It was the February 14, 1992, when more than 1 million citizens gathered in the center of Thessaloniki to participate in a massive demonstration against the recognition of the name of Greece’s neighbor as “Macedonia”.
Everything started with 1989, the fall of the Berlin wall, the collapse of the communist regimes in Eastern Europe, and the dissolution of Yugoslavia in the beginning of 1990s. North Macedonia (formerly Macedonia before February 2019) declared its independence in 1991 and Greece reacted strongly to the interception of its historical and cultural heritage, with many Greeks participating in massive demonstrations in Greece and around the world.
When Greeks talk about the „demonstrations of 1992”, they mean the two large popular demonstrations that took place in Thessaloniki (February 14, 1992) and Athens (December 10, 1992) which each had more than 1 million people attending.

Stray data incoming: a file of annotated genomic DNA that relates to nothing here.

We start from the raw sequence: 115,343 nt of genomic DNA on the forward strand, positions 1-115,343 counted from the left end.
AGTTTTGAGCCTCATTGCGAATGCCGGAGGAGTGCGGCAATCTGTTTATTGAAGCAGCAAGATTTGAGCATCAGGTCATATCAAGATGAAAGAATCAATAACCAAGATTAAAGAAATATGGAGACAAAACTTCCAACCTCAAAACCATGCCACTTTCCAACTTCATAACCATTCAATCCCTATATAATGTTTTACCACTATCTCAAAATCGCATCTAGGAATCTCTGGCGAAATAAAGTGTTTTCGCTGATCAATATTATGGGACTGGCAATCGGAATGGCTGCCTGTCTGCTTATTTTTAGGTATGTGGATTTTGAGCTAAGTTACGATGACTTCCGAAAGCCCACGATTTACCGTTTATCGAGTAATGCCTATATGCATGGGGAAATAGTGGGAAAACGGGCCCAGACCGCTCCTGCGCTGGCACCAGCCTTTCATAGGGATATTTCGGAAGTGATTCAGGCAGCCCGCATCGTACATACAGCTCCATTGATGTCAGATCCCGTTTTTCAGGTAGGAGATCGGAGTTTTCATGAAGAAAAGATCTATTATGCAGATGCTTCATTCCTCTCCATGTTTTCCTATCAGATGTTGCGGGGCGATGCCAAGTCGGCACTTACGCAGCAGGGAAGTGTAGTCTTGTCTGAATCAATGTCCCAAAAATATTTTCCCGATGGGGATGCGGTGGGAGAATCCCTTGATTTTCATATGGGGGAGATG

The demonstrations had a great impact on the decision of Greece to stop all negotiations with its neighbor. In 1993, following the recommendation of the Security Council, Macedonia was admitted, by decision of the General Assembly, to the United Nations with the provisional name "former Yugoslav Republic of Macedonia".
An agreement was reached almost 30 years later. On June 17, 2018, a document was signed in Prespa by the Foreign Ministers Mr. Kotzias and Mr. Dimitrov, and by the Personal Envoy of the UN Secretary General, Mr. Nimetz, as a witness, in the presence of the Prime Ministers of the two countries. The Prespa Agreement confirms that both countries agree on the name North Macedonia.
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